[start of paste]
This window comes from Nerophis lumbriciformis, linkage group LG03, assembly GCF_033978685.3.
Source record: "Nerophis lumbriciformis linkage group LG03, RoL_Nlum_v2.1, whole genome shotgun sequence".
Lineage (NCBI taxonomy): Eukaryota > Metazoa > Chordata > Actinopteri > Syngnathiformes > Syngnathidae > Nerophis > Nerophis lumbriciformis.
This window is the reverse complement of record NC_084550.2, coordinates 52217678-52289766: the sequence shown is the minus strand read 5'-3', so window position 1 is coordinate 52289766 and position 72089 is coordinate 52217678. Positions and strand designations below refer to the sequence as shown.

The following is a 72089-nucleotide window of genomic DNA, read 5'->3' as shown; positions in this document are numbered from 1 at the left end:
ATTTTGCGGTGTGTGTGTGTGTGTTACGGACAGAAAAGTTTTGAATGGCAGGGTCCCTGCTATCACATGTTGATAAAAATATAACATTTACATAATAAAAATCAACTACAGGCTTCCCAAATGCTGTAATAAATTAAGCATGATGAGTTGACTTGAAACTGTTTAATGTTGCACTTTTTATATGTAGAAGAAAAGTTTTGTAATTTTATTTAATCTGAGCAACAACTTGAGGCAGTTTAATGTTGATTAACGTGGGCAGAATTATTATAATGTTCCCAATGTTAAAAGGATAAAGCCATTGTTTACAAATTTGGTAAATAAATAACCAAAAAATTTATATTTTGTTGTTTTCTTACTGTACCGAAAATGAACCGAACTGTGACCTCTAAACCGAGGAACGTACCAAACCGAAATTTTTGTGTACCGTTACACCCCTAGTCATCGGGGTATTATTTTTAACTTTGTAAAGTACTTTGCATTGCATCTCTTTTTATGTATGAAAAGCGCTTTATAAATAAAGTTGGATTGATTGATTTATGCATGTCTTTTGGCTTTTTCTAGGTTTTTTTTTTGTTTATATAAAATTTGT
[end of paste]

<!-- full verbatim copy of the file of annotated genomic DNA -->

This window comes from Nerophis lumbriciformis, linkage group LG03, assembly GCF_033978685.3.
Source record: "Nerophis lumbriciformis linkage group LG03, RoL_Nlum_v2.1, whole genome shotgun sequence".
Lineage (NCBI taxonomy): Eukaryota > Metazoa > Chordata > Actinopteri > Syngnathiformes > Syngnathidae > Nerophis > Nerophis lumbriciformis.
This window is the reverse complement of record NC_084550.2, coordinates 52217678-52289766: the sequence shown is the minus strand read 5'-3', so window position 1 is coordinate 52289766 and position 72089 is coordinate 52217678. Positions and strand designations below refer to the sequence as shown.

The following is a 72089-nucleotide window of genomic DNA, read 5'->3' as shown; positions in this document are numbered from 1 at the left end:
ATTTTGCGGTGTGTGTGTGTGTGTTACGGACAGAAAAGTTTTGAATGGCAGGGTCCCTGCTATCACATGTTGATAAAAATATAACATTTACATAATAAAAATCAACTACAGGCTTCCCAAATGCTGTAATAAATTAAGCATGATGAGTTGACTTGAAACTGTTTAATGTTGCACTTTTTATATGTAGAAGAAAAGTTTTGTAATTTTATTTAATCTGAGCAACAACTTGAGGCAGTTTAATGTTGATTAACGTGGGCAGAATTATTATAATGTTCCCAATGTTAAAAGGATAAAGCCATTGTTTACAAATTTGGTAAATAAATAACCAAAAAATTTATATTTTGTTGTTTTCTTACTGTACCGAAAATGAACCGAACTGTGACCTCTAAACCGAGGAACGTACCAAACCGAAATTTTTGTGTACCGTTACACCCCTAGTCATCGGGGTATTATTTTTAACTTTGTAAAGTACTTTGCATTGCATCTCTTTTTATGTATGAAAAGCGCTTTATAAATAAAGTTGGATTGATTGATTTATGCATGTCTTTTGGCTTTTTCTAGGTTTTTTTTTTGTTTATATAAAATTTGT